The Astrid Lindgren stage is a project partner of TUKI
TUKI - Theatre and playschool, is a project that was started in August 2011 by the JugendKulturService. It aims to strengthen cultural education among toddlers and small children via cooperations between theatres and playschools. TUKI is promoted by the Projektfonds für Kulturelle Bildung (Project Fund for Cultural Education). As part of the individual partnerships, children are acquainted with theatre and the various working processes of this culture sector.
TUKI has given rise to a cultural network between theatres and playschools all over Berlin. Currently 14 playschools and 14 children's theatres from all over Berlin are participants in TUKI, the Astrid Lindgren stage included. The connections the theatres and playschools look to establish run for three years. The work done between children and professionals gives way to new perspectives and ideas, and to a number of impulses for nurturing creative work with children in playschools and theatres.
With support from the Gartenstadtfrösche playschool (our tandem partner from Bohnsdorf) and the theatre teacher Kathleen Rappolt, even the smallest visitors should develop an interest in the world of theatre.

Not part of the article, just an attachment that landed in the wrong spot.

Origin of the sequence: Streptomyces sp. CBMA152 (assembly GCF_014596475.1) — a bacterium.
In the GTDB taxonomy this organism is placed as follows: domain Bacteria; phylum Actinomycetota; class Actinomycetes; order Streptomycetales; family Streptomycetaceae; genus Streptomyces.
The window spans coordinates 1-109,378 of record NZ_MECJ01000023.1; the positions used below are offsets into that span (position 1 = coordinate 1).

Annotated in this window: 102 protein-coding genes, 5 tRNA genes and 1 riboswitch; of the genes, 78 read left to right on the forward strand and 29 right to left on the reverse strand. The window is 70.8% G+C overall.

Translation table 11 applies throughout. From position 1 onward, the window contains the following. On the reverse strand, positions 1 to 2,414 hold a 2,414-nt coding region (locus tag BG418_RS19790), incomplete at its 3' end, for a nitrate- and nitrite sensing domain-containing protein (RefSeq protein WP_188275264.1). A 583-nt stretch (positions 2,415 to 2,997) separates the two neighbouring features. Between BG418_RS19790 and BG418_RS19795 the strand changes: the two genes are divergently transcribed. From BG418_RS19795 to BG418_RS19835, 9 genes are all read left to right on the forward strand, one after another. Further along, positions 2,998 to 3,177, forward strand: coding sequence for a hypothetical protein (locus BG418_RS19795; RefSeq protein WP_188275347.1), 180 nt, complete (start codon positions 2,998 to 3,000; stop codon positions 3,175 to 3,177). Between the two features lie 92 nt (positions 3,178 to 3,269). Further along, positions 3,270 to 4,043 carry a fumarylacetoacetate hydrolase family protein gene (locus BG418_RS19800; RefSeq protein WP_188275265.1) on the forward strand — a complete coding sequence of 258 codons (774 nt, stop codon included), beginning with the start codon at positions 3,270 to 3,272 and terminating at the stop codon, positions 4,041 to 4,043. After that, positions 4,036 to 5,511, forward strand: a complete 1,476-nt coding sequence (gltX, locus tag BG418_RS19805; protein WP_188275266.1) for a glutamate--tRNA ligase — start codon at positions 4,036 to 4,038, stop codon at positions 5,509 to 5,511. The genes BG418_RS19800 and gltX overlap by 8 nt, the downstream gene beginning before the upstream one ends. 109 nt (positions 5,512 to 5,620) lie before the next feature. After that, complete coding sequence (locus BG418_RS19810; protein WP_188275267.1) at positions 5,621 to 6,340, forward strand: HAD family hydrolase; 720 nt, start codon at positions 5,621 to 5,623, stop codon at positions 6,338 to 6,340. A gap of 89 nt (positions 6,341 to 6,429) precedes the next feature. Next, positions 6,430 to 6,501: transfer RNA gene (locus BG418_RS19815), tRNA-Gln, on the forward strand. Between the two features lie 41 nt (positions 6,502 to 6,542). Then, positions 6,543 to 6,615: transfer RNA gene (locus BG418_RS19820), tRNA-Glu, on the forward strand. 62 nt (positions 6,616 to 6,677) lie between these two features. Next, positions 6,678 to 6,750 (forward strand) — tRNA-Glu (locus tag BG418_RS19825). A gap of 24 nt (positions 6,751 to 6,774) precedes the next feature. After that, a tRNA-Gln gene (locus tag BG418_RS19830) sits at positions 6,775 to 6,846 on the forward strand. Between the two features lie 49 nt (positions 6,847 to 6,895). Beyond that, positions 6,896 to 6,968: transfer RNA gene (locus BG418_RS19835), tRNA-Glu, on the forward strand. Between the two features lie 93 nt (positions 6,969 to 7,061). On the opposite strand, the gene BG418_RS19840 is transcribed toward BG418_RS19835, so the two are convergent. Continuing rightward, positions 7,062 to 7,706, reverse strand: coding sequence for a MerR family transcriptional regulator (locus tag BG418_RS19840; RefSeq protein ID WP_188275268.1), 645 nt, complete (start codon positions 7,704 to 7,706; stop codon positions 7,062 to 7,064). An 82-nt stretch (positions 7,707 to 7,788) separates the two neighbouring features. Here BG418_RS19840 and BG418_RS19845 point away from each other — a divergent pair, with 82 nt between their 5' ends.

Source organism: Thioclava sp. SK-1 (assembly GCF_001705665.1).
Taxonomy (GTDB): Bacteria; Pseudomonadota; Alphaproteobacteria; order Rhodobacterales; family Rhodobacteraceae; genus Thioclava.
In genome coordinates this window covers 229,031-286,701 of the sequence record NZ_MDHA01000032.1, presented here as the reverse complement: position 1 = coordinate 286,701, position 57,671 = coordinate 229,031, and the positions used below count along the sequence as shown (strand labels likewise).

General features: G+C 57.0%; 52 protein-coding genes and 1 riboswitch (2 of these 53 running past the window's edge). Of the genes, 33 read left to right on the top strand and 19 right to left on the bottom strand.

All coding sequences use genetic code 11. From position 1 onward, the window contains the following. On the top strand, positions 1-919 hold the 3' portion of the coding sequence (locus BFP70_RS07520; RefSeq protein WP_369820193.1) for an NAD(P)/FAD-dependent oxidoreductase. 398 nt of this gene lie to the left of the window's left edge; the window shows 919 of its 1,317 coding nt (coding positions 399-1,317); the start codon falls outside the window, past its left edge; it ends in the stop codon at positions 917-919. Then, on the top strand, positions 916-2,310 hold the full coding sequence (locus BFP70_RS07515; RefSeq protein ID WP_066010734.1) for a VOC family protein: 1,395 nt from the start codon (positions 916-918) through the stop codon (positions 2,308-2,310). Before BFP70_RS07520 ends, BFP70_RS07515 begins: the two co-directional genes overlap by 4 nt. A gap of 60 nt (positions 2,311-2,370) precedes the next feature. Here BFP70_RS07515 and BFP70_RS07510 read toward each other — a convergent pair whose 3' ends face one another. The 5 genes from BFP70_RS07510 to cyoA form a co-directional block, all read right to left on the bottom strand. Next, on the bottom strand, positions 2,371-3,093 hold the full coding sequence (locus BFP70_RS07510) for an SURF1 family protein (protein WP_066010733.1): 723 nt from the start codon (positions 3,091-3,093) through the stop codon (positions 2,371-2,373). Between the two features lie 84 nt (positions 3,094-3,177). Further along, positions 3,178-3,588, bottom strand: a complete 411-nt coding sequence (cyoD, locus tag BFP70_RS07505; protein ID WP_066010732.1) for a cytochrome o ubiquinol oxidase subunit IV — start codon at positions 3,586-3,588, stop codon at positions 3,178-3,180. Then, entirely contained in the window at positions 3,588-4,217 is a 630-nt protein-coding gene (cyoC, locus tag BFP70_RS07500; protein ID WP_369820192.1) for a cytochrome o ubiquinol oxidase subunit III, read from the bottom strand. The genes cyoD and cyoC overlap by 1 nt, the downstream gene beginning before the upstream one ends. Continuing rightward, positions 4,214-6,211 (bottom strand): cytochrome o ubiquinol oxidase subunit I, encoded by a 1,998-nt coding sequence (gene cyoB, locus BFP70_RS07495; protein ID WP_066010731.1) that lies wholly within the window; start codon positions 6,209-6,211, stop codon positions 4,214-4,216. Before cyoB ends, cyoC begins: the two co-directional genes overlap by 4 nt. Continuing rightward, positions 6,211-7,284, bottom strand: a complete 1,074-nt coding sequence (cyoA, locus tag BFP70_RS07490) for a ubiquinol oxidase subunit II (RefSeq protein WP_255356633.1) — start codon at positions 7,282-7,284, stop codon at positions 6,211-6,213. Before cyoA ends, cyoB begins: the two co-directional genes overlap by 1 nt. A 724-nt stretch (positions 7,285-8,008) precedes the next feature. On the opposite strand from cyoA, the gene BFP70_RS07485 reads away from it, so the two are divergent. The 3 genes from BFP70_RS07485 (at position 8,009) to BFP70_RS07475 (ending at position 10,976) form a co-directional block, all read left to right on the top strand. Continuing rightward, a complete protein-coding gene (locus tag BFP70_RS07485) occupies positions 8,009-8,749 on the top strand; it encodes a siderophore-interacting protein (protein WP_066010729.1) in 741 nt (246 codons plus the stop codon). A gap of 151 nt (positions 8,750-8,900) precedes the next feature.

An overview of the 2013/14 TUKI year:
On five separate occasions, the Gartenstadtfrösche playschool came to watch performances on the Astrid Lindgren stage - inspiration enough for them to turn the playschool on its head at the end of the first TUKI year with their own theatre piece. "One, two, three...ready or not, here we come!!!" - yes, the core group of 14 children decided in January on the subject of "Hide and seek" for their collective journey of discovery into the world of theatre. They experimented with various materials, put their bodies and voices to the test, talked about their favourite places and also about the people and things they wanted to hide from most. With the help of a stage designer, they put bits of cardboard together and built shadow monsters out of them. At the end of their interactive game of hide and seek in the big playschool garden, it wasn't just the children who had vanished...
In addition to these games and visits to the theatre, the spirit of theatre often sought to consume the entire playschool and get all the other children and staff involved as well. We saw fairytale storytellers surrounded by red roses and rose water, fox tracks and strands of red wool leading off on a path, and even people putting their clothes on inside out, having breakfast on upside-down tables and chairs and spending the whole day walking backwards!
Aside from all this, we invited all interested teachers and parents to take part in a theatre workshop for themselves and gain a playful and practical idea of all the things that TUKI and theatre can achieve, and chooses to achieve.